Investigating the Drivers of Innovation and New Products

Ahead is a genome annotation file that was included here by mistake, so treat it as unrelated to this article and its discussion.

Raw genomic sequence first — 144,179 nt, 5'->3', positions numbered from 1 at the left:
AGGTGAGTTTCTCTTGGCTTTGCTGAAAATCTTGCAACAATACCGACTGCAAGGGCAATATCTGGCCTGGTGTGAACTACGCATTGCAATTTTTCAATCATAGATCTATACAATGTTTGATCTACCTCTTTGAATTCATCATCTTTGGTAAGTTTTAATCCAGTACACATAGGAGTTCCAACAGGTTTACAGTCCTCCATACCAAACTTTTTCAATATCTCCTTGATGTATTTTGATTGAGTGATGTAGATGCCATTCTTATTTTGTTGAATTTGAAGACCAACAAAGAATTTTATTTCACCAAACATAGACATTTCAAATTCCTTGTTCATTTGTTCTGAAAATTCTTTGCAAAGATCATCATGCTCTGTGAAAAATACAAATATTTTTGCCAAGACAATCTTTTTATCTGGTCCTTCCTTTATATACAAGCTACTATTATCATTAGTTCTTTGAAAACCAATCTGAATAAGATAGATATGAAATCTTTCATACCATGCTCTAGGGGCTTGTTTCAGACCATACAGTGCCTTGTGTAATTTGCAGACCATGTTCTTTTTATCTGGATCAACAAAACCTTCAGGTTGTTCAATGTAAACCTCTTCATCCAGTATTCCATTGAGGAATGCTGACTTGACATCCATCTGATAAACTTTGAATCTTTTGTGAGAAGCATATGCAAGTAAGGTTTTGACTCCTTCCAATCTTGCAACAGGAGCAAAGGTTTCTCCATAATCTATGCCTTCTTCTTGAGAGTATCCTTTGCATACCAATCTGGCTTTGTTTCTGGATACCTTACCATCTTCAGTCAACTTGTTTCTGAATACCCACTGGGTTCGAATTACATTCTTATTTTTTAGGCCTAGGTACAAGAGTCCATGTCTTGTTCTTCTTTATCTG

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  Investigating the Drivers of Innovation and New Product Success:A Comparison of Strategic Orientations à Angela Paladino The notion of producing innovations and achieving new product success has received a great deal of attention. Though many have investigated these effects in marketing and various fields within management, there has been little cross-fertilization between fields of study to explain the basis for this superior performance. Though research hasexamined the resource-based view (RBV) and market orientation individually, nonehas evaluated and compared their effect on firm innovation and new product success inone study. Furthermore, although empirical work has been conducted between marketorientation and organizational learning, comparatively less research has been con-ducted to evaluate the relationship between organizational learning and the RBV toexamine their combined effects on a firm’s ability to innovate and succeed. Subse-quently, the purpose of the present article is to investigate whether a focus on thecustomer (i.e., market orientation) or the firm (i.e., RBV) will drive the ability to(1) innovate within the firm and (2) succeed in terms of new product success, finan-cial performance, market share, and customer value. The present article examines therelationship between organizational learning and the RBV and market orientation. It presents an empirically testable framework that investigates the relationship thatRBV and market orientation have with performance outcomes. Data were collected  from 249 senior executives. LISREL was applied to evaluate the relationships. Con- firmatory factor analysis and related techniques were applied to assess the robustnessof the measures used. Findings show that organizational learning is strongly associ-ated with market orientation, which in turn impacts various performance outcomesincluding customer value. The RBV had a significant relationship with new productsuccess. These results suggest that managers seeking innovation and new productsuccess should focus less on the provision of customer value. Instead they should looktoward developing their resources within the firm, including investing in human re-sources, to ultimately provide value to the firm. Findings indicate that this uniqueoffering—innovations—will have an indirect effect on customer value and financial  performance. In contrast, those in pursuit of positive financial performance and cus-tomer value should focus on the development of market orientation. Even though thiswill not necessarily lead to the development of innovative processes and new productsuccess according to the present study, this approach may lead to a greater marketshare in the long term. This article reviews theoretical and managerial implications inmore depth, providing an impetus for further research. à The author is grateful for the invaluable feedback provided by Abbie Griffin on an earlier version of this article. The author also thanks theeditor, Anthony Di Benedetto, anonymous reviewers of the European Institute for the Advanced Studies of Management and the Journal of ProductInnovation Management , as well as the participants at the 13th Annual Product Innovation Management conference in Milan, for their feedbackthat helped to improve this article. This study was supported by a Faculty of Economics & Commerce Grant from the University of Melbourne.Address correspondence to: Angela Paladino, Department of Management and Marketing, Level 4, Alan Gilbert Building, University of Mel-bourne, Victoria 3010 Australia. Tel.: þ 61 3 8344 1916. Fax: þ 61 3 9348 1921. E-mail: a.paladino@unimelb.edu.au.J PROD INNOV MANAG 2007;24:534–553 r 2007 Product Development & Management Association  Introduction T he resource-based view (RBV) and marketorientation (MO) have independently re-ceived notable attention in the managementand marketing literatures, respectively, as bases of ex-plaining the attainment of a competitive advantage.Supporters of the RBV emphasize the importance of exploiting firm resources to achieve a marketplace ad-vantage, whereas proponents of market orientationemphasize the importance of customer value.The RBV addresses how a firm’s resources drive itsperformance in a dynamic competitive environment(Collis and Montgomery, 1995). The ultimate objectiveis to create persistent above-normal returns and superiorresource value to the firm by developing and deployingunique and costly to imitate resource bundles to exploitenvironmental opportunities or to neutralize threats(Peteraf, 1993; Teece, Pisano, and Shuen, 1997). In con-trast, the ultimate objective of the market-oriented firmis to create superior value for the customer (Kohli andJaworski, 1990; Narver and Slater, 1990).The relationship among market orientation, re-source orientation (RO), and elements of short- andlong-term performance has not previously been ex-amined in one piece of research. Indeed, there is adearth of research that examines market orientationand multiple performance measures at the one time(Baker and Sinkula, 2005). The present article aims toaddress this gap. Additionally, this study responds tocalls for (1) cross-disciplinary research, particularly inthe areas of marketing and strategic management(e.g., Hauser, Tellis, and Griffin, 2005); (2) compara-tive studies of diverse strategic orientations on per-formance (e.g., Noble, Sinha, and Ajith, 2002); and(3) research investigating the relationship betweenresource-based strategies and innovation (e.g., Karn-iouchina, Victorino, and Verma, 2006).Similarly, an understanding of the drivers of newproduct success is also becoming increasingly perti-nent. This variable has a demonstrated effect on prod-uct performance, especially in highly competitive andvolatile environments that increase rates of technicalobsolescence and shorten product life cycles (Griffin,1997; Langerak, Hultink, and Robben, 2004). Finally,Montoya-Weiss and Calantone (1994) identified onlytwo studies out of more than 47 that had employedthe use of path analysis, calling for the increased useof these sophisticated techniques.Accordingly, the present article contrasts the ef-fects of two strategic orientations to evaluate if andhow resource orientation and market orientationdrive innovation, new product success, and diverseelements of performance using structural equationmodeling. The study also takes into account the rela-tionships between performance variables such as, forexample, between product quality and new productsuccess, where there has been a dearth of research(Henard and Szymanski, 2001).The present article is organized as follows. A reviewof the RBV and market orientation is provided andcontrasted, followed by a brief introduction to resourceorientation. The article then reviews relevant organi-zational learning literature, which is positioned in thisarticle as a key driver of the two nominated strategicorientations. This is followed by a presentation of therelevant hypotheses. A discussion of the methodology,measures, and results are then provided. Finally, theconclusions and implications are presented. A Review of Learning and the Drivers of Performance The Resource-Based View The RBV aims to clarify how a firm’s resources driveits performance in a dynamic competitive environ-ment (Collis and Montgomery, 1995). Unlike marketorientation, the RBV is primarily internally orientedin that its focus lies with the development and de-ployment of unique bundles of firm resources. It isconcerned with accumulating a unique resource basethat is immobile and heterogeneous (Barney, 1991).Hence, firms devote effort to generating a resourcebase that will be difficult and costly, if not impossible,to imitate. It then uses this resource base to exploit BIOGRAPHICAL SKETCH Dr. Angela Paladino is senior lecturer in the Department of Man-agement and Marketing at the University of Melbourne, Australia.She received a Chancellor’s Medal for Excellence in a Ph.D. disser-tation from the University of Melbourne and recognition for teach-ing excellence at the undergraduate and postgraduate levels at theuniversity. Her research has appeared in numerous academic jour-nals, conference proceedings, and books, including those publishedby the American Marketing Association, the Academy of Market-ing Science, the Strategic Management Society, as well as in Man-agement International Review, Business Horizons, ManagementDecision, and Journal of Customer Behaviour . Dr. Paladino active-ly researches in strategic marketing, innovation management, andenvironmental marketing and is consistently engaged with industryand government organizations. INVESTIGATING THE DRIVERS OF INNOVATION AND NEW PRODUCT SUCCESS J PROD INNOV MANAG2007;24:534–553535  opportunities or to neutralize threats that arise in theexternal environment. Market Orientation Market orientation is defined as ‘‘the organizationalculture that most effectively and efficiently creates thenecessary behaviors for the creation of superior valuefor buyers and thus, continuous superior performancefor the business’’ (Narver and Slater, 1990, p. 21).Many researchers increasingly refer to market orien-tation as a strategy, recognizing the impact that itspursuit has on a firm’s long-term decision-makingstrategies (Greenley, 1995). Similarly, Moorman andRust (1999, p. 484) recently established how marketorientation is a ‘‘value-based strategic philosophymanifesting itself in behaviors designed to keep thefirm close to the customer. [Conversely, it is] the mar-keting function that is a collection of capabilitiesneeded to implement the output of a strong marketorientation.’’ Comparing the RBV and Market Orientation It is arguable that firms pursuing a RBV leverage theirresources in search of an appropriate market. Theprimary focus rests with the internal environment,followed by an evaluation of how the external envi-ronment fits. Hence, analysis begins internally andprogresses outward toward the market. In contrast, afirm adhering to market orientation commences withan examination of customer needs and then seeks todevelop the resources required to serve this market.The focus rests with the external environment, fol-lowed by the internal environment. Hence, analysisbegins externally and progresses inward toward thefirm. These sentiments are echoed by Kahn (2001),who acknowledged that market orientation has anexternal focus (through customer and competitor ori-entations) and an internal focus (through interdepart-mental integration).Internally focused firms are most likely to gaugethe strength of their position, whereas externallyfocused firms rely on the market for standards toattain (Day, 1990). As a result, these internallyfocused firms risk neglecting to seek opportunitiesthat provide scope to better serve their customers andto imitate their competitors. These firms are also indanger of overlooking important competitive forces.Similarly, market-oriented firms might provide prod-ucts and services to customers they are ill-equipped toserve, whereas resource-based firms may miss majorchanges in the marketplace that would require thedevelopment of new capabilities. Alternatively, thesefirms may create assets that add little value to thecompany’s market strength (Verdin and Williamson,1994).As the RBV is a theory of the firm, it cannot betested in its current form. Thus, a construct that ap-plies the precepts of the RBV was used. The resourceorientation (RO) scale assesses the extent to which afirm is oriented toward the development of valuableand unique resource bundles (Paladino, 2006; Pala-dino, Whitwell, and Widing, 2006). Resource orien-tation, which describes the degree to which a firmpractices a RBV, is composed of three dimensions:synergy, uniqueness, and dynamism. Thus, this stra-tegic orientation is assessed at the same level of mar-ket orientation, an alternate strategic orientation. Adriver of these strategic orientations is now reviewed. Organizational Learning Organizational learning (OL) requires management tocontinuously question practices and to share theirknowledge to ensure that learning pervades all deci-sions and becomes embedded in decision rules (Hult,1998). Three crucial areas warrant attention by thosewishing to pursue learning: (1) value, which is pro-vided to customers through goods and services; (2)continuous renewal of company operations and pro-cesses; and (3) distinct resources (Belohlav, 1996).This requires the company to engage in continuousexperimentation, learning, and resource recombina-tions (Galunic and Rodan, 1998; Slocum, McGill, andTei, 1993; Webster, 1994).Organizations that engage in learning not only rec-ognize and exploit opportunities but in time, are alsocapable of creating new opportunities (Belohlav,1996). A firm who is able to control the marketplacethrough its resources would be ideally equipped to dothis. Learning is manifest in the knowledge, experi-ence, and information of an organization (Mahoney,1995). This will help an entity to keep up with and tostay ahead of competitors. This will also entail listen-ing more closely to customer complaints to revitalizeareas of the company that require attention (Slocum,McGill, and Tei, 1993). Hence, organizational learn-ing is related to elements of a resource orientation andRBV and market orientation. 536 J PROD INNOV MANAG2007;24:534–553A. PALADINO  Hypotheses Organizational Learning and Resource Orientation It is proposed that both resource orientation andmarket orientation are influenced by organizationallearning. Organizational learning is history dependent(Mahoney, 1995) and has a major influence on afirm’s value systems and behavior that form (e.g.,Sinkula, Baker, and Noordewier, 1997). Learning isintrinsic in a resource orientation and is composed of both internal (i.e., doing, using, and failing) and ex-ternal activities (i.e., learning from, for example, com-petitors and customers) (Chiesa and Barbeschi, 1994).Resource orientation views firms that continually im-prove their capabilities through their experience asbeing able to learn. Such firms question how resourcescan be developed. Furthermore, organizational learn-ing assists a firm in accumulating its base of resourcesby learning how to acquire, process, store, andretrieve information (Mahoney, 1995).Interfirm collaboration allows firms to engage in ex-ternal projects and to reconsider organizational pro-cesses and strategies. This external collaboration is aneffective mechanism through which to stimulate learn-ing (Dodgson, 1993). It is also strongly related to theneed for a firm to adopt an external orientation in uni-son with an internal position to be able to continuallyrespond to the rapidly changing environment and toanticipate future opportunities. Thus, in this respect,organizational learningacts as an antecedent ofresourceorientation. Hence, consider the following hypothesis: H1: The greater the organizational learning, the higherthe resource orientation. Organizational Learning and Market Orientation A number of characteristics distinguish learning pro-cesses that are almost analogous to a number of as-pects of market orientation (Day, 1990). Theseinclude open-minded inquiry (whereby decisions aremade from the market-back), widespread informationdistribution, mutually informed mental modes, andan accessible memory of what has been learned. Mostimportant, however, is that a company act on the in-formation received and then evaluates outcomes,prompting further learning to take place (Sinkula,Baker, and Noordewier, 1997). These aspects are allstrongly associated with interfunctional coordination,a key component of market orientation. Organiza-tional learning is argued to influence market-orientedthought processes and related behaviors, wherebya strong orientation toward learning is needed toengender the type of market orientation processesrequired to allow a firm to develop a competitiveadvantage (Baker and Sinkula, 1999). Research sug-gests that information acquisition takes place fromorganizational experiences or memory, providing fur-ther support that organizational learning acts anantecedent of market orientation (Slater and Narver,1995). Thus, consider the following hypothesis: H2: The greater the organizational learning, the higherthe market orientation. The Effects of Resource and Market Orientationson Performance Performance is a multidimensional construct consist-ing of more than simply financial performance (e.g.,Baker and Sinkula, 2005; Henderson and Cockburn,1994; Jaworski and Kohli, 1993). Though many havelimited the assessment of performance to financialoutcomes, it is only recently that researchers haverecognized that customer outcomes are just as valu-able as indicators of performance. Here, market ori-entation and resource orientation are posited to havean impact on a number of outcomes as detailed inFigure 1.The literature has indicated that formidable re-lationships exist between distinct resources andcapabilities and performance (e.g., Sharma andVredenburg, 1998) and between market orientationand performance (Baker and Sinkula, 2005; Jaworskiand Kohli, 1993; Kohli and Jaworski, 1990; Narverand Slater, 1990; Slater and Narver, 1994). Consistentwith the extant literature, financial performance is as-sessed in the present study. It is argued that a resourceorientation will enable a firm to accumulate uniquebundles of resources that are difficult to replicate bycompetitors that enable them to increase financialperformance.Overall performance measures are used to assess afirm’s general perception of its relative performance.Though some research has shown a positive relation-ship between market orientation and overall perfor-mance (Slater and Narver, 1994), other literature hasdemonstrated that a negative or negligible relation-ship exists (e.g., Han, Kim, and Srivastava, 1998).Although there is no empirical support for such a INVESTIGATING THE DRIVERS OF INNOVATION AND NEW PRODUCT SUCCESS J PROD INNOV MANAG2007;24:534–553537